The View From Across La Manche #9 – From our own correspondent

Bordeaux, Biting Insects, and Bluegrass.

Place de la Comedie, Bordeaux

We’re going to start this month’s column with an apology. Not for us the way of the tabloids, to bury apologies in some long dusty corner, we screw up, we’re front and centre about it! Friends of mine here in France were quick to point out that I got my Bluegrass Festivals mixed up last time around. It turns out that Herbe Bleue and Bluegrass in La Roche are 2 separate festivals, with Herbe Bleue, the smaller of the two (by quite some margin, apparently), taking place in mid-August, near Angers, on the edge of the Loire Valley. Bluegrass in La Roche is held at the beginning of August in Haute Savoie, in France’s eastern Alps. Both are said to be outstanding festivals and hopefully, we’ll have more information about both festivals in the future. Sorry for any confusion and thanks to those that pointed out my error.

October has been quite a lively month for me here in France. I had a birthday at the start of the month, so we took ourselves off to Bordeaux for a few days. Bordeaux is a city that I’ve driven around a couple of times and flown over but never actually visited, so it was great to be in the heart of this beautiful city and experience the sights and sounds. Unfortunately, we also experienced the mosquitoes. The Garonne river runs through the city and is a substantial body of water, despite the heatwaves and lack of rain we’ve experienced this summer, and Bordeaux is rightly famous for the quality of its blood-sucking insects! Despite this, we had an excellent time and it’s a place I would recommend to anyone for a city break; there’s plenty going on and it really has some superb restaurants, but one place particularly caught our eyes and imagination and that was a place called the Darwin Eco-système, in the Bastide district on the city’s right bank.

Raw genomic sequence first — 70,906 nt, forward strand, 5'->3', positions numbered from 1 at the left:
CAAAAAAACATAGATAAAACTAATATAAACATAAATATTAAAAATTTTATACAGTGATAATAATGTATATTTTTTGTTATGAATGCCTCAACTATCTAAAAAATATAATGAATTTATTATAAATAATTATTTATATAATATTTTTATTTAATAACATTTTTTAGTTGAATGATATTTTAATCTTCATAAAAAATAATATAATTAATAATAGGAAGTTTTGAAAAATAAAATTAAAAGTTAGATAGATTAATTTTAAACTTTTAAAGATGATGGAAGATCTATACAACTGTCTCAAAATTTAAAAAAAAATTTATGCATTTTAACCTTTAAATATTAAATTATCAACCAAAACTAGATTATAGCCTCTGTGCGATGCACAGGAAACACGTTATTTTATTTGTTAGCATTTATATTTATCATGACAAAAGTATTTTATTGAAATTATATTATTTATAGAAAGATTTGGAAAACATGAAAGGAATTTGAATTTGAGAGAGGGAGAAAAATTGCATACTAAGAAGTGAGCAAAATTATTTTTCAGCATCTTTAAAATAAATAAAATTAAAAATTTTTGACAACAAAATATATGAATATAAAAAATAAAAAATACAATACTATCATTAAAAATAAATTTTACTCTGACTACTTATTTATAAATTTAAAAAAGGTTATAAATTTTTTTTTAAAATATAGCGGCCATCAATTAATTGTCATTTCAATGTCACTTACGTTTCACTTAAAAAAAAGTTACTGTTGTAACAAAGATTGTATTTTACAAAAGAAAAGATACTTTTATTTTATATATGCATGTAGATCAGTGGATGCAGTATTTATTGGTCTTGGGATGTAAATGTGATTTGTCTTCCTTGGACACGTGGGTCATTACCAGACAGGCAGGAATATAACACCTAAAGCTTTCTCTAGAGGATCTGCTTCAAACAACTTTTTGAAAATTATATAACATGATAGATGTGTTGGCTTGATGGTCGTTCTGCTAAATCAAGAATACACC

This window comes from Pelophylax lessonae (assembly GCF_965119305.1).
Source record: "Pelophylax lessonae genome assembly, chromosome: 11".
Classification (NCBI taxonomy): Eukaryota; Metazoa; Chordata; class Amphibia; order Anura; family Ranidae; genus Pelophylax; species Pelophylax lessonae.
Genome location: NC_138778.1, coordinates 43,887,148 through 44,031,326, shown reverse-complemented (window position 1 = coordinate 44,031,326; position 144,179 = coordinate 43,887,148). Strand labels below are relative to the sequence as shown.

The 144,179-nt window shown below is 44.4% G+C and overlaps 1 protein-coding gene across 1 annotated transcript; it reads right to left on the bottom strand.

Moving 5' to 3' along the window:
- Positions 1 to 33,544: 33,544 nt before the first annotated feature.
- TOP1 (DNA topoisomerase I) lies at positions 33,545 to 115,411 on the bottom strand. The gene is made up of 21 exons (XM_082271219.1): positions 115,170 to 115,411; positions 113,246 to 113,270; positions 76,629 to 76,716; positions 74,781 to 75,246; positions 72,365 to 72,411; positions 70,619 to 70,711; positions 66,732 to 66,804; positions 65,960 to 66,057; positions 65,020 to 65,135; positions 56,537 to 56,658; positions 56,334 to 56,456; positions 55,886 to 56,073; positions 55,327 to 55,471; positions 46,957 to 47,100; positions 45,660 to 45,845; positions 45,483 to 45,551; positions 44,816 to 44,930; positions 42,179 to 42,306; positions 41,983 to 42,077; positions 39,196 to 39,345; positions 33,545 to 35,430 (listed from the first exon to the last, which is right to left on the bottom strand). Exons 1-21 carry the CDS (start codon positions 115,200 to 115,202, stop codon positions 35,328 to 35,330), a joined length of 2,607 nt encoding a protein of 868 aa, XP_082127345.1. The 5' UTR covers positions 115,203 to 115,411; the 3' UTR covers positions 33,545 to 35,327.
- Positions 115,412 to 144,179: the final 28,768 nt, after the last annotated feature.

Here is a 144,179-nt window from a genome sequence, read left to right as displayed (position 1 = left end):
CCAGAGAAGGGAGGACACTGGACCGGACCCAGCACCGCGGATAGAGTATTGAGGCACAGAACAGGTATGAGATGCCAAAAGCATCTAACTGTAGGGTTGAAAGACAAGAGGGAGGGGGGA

Darwin Centre CafeHailed as “an unprecedented sociological experiment’ it is best described as a town square in a collaborative and sustainable alternative future! The collection of buildings were an old army barracks that has been taken over and re-imagined in a really dynamic and inspiring way. There’s a space for live events, a book shop, a restaurant and general store, a coffee house, and a few shops but all run on sustainability principles and all looking to repurpose and reuse wherever possible. Much of the produce in the general store comes from their own inner city farm, the restaurant is entirely furnished from recycled objects. Elsewhere there’s a Recyclery run by Emmaus, France’s principal poverty and homelessness charity, a sort of charity store on a grand scale, a skate park run at advantageous rates for the city’s younger population, and shared workspaces for those looking to mix a little entrepreneurship with their creativity. It’s a really fascinating place and we happily spent a few hours there just taking in the relaxed atmosphere and marveling at the many different aspects of the place. It has a terrific vibe and I’d urge anyone visiting the city to go along and check it out. If you’re interested you can read more about it here